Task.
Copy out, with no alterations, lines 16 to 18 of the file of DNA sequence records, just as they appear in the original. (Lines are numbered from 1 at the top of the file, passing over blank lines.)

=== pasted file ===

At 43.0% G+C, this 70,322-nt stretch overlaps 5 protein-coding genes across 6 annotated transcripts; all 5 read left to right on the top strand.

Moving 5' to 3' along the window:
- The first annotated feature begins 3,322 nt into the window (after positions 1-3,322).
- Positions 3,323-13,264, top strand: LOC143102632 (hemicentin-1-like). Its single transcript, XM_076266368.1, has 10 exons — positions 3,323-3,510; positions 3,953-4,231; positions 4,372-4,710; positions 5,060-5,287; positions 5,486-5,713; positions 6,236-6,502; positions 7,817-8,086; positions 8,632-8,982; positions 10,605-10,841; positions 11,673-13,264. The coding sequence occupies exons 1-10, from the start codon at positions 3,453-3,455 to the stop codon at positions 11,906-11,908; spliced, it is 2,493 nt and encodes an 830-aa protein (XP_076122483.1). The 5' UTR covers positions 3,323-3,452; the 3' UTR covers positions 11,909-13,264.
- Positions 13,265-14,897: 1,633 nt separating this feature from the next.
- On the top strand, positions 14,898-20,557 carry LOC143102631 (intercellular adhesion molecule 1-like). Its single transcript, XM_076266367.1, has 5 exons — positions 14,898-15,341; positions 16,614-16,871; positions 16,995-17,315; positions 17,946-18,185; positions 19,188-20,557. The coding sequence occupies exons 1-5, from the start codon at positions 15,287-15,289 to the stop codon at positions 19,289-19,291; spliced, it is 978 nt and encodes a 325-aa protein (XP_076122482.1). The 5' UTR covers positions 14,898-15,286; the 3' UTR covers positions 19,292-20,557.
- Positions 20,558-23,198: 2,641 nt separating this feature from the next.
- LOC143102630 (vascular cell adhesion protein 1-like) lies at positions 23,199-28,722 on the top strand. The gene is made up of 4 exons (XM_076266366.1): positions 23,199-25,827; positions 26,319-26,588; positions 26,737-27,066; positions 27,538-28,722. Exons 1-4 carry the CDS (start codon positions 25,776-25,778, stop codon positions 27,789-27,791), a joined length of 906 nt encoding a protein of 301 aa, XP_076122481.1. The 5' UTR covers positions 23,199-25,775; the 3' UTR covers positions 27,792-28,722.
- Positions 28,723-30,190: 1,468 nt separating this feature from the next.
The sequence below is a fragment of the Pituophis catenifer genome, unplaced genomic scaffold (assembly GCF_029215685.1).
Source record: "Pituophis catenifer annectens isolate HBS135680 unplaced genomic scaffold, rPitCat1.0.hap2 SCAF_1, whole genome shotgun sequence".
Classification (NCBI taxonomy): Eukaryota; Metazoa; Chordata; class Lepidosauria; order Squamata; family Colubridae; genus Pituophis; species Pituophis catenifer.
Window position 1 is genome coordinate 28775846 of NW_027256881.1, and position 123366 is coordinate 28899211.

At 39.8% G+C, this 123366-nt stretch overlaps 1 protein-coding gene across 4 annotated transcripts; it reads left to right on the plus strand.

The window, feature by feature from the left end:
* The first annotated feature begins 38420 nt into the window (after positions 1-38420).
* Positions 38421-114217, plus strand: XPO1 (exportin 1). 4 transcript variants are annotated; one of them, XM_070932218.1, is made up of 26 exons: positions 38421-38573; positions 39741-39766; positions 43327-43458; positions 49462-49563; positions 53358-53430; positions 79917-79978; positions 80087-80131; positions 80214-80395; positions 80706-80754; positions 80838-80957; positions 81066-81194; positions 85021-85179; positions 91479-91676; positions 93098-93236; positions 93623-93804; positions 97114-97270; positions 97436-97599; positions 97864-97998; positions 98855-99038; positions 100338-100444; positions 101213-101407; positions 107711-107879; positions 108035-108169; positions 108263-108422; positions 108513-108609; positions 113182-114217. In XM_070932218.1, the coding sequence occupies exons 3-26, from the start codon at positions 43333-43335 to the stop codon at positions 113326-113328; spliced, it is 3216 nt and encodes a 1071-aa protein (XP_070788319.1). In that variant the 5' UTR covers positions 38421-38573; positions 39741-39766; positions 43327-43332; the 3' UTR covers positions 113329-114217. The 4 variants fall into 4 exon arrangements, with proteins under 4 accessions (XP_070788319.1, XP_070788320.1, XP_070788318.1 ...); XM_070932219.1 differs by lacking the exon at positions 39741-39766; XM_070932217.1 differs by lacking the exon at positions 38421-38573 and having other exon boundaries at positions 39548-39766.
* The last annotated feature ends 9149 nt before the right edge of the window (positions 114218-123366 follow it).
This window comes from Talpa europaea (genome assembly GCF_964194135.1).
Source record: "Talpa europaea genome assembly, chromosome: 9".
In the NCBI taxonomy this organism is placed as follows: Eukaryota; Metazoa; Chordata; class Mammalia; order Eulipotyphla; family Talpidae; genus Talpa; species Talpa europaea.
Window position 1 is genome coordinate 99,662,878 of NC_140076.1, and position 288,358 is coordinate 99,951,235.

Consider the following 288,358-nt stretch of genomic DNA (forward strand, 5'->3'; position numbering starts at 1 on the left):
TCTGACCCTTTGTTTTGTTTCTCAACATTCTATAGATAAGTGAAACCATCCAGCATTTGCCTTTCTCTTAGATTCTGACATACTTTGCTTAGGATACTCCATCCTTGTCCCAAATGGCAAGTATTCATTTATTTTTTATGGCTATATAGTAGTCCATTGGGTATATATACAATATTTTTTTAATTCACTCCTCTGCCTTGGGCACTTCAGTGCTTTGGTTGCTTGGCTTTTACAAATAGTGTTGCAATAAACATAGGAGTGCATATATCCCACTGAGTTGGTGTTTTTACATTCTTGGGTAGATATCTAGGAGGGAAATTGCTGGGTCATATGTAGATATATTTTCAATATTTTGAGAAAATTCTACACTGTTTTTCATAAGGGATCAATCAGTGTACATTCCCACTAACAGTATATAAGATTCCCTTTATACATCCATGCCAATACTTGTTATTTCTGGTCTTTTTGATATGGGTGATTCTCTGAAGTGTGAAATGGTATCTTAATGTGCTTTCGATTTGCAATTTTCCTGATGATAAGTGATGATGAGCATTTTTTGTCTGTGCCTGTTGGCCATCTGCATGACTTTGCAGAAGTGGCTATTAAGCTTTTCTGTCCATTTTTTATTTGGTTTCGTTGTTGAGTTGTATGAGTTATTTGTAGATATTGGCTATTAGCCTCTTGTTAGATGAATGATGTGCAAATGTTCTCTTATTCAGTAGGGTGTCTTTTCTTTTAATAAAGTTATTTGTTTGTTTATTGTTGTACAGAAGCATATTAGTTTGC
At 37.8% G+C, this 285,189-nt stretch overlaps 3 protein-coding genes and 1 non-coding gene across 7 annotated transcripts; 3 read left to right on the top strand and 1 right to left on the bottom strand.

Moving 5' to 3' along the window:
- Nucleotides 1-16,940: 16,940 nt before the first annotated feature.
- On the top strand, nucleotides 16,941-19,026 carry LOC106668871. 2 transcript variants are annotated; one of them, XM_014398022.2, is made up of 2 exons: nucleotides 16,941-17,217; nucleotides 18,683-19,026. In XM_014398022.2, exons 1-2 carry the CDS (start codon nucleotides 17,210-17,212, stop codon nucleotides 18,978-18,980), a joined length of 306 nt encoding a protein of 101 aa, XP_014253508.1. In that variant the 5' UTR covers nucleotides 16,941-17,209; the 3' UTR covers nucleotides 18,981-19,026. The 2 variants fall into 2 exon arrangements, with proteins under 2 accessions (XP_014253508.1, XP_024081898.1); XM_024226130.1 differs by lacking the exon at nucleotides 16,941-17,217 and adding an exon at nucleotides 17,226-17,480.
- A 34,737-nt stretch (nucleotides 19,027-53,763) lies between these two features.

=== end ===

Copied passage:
* The first annotated feature begins 38420 nt into the window (after positions 1-38420).
* Positions 38421-114217, plus strand: XPO1 (exportin 1). 4 transcript variants are annotated; one of them, XM_070932218.1, is made up of 26 exons: positions 38421-38573; positions 39741-39766; positions 43327-43458; positions 49462-49563; positions 53358-53430; positions 79917-79978; positions 80087-80131; positions 80214-80395; positions 80706-80754; positions 80838-80957; positions 81066-81194; positions 85021-85179; positions 91479-91676; positions 93098-93236; positions 93623-93804; positions 97114-97270; positions 97436-97599; positions 97864-97998; positions 98855-99038; positions 100338-100444; positions 101213-101407; positions 107711-107879; positions 108035-108169; positions 108263-108422; positions 108513-108609; positions 113182-114217. In XM_070932218.1, the coding sequence occupies exons 3-26, from the start codon at positions 43333-43335 to the stop codon at positions 113326-113328; spliced, it is 3216 nt and encodes a 1071-aa protein (XP_070788319.1). In that variant the 5' UTR covers positions 38421-38573; positions 39741-39766; positions 43327-43332; the 3' UTR covers positions 113329-114217. The 4 variants fall into 4 exon arrangements, with proteins under 4 accessions (XP_070788319.1, XP_070788320.1, XP_070788318.1 ...); XM_070932219.1 differs by lacking the exon at positions 39741-39766; XM_070932217.1 differs by lacking the exon at positions 38421-38573 and having other exon boundaries at positions 39548-39766.
* The last annotated feature ends 9149 nt before the right edge of the window (positions 114218-123366 follow it).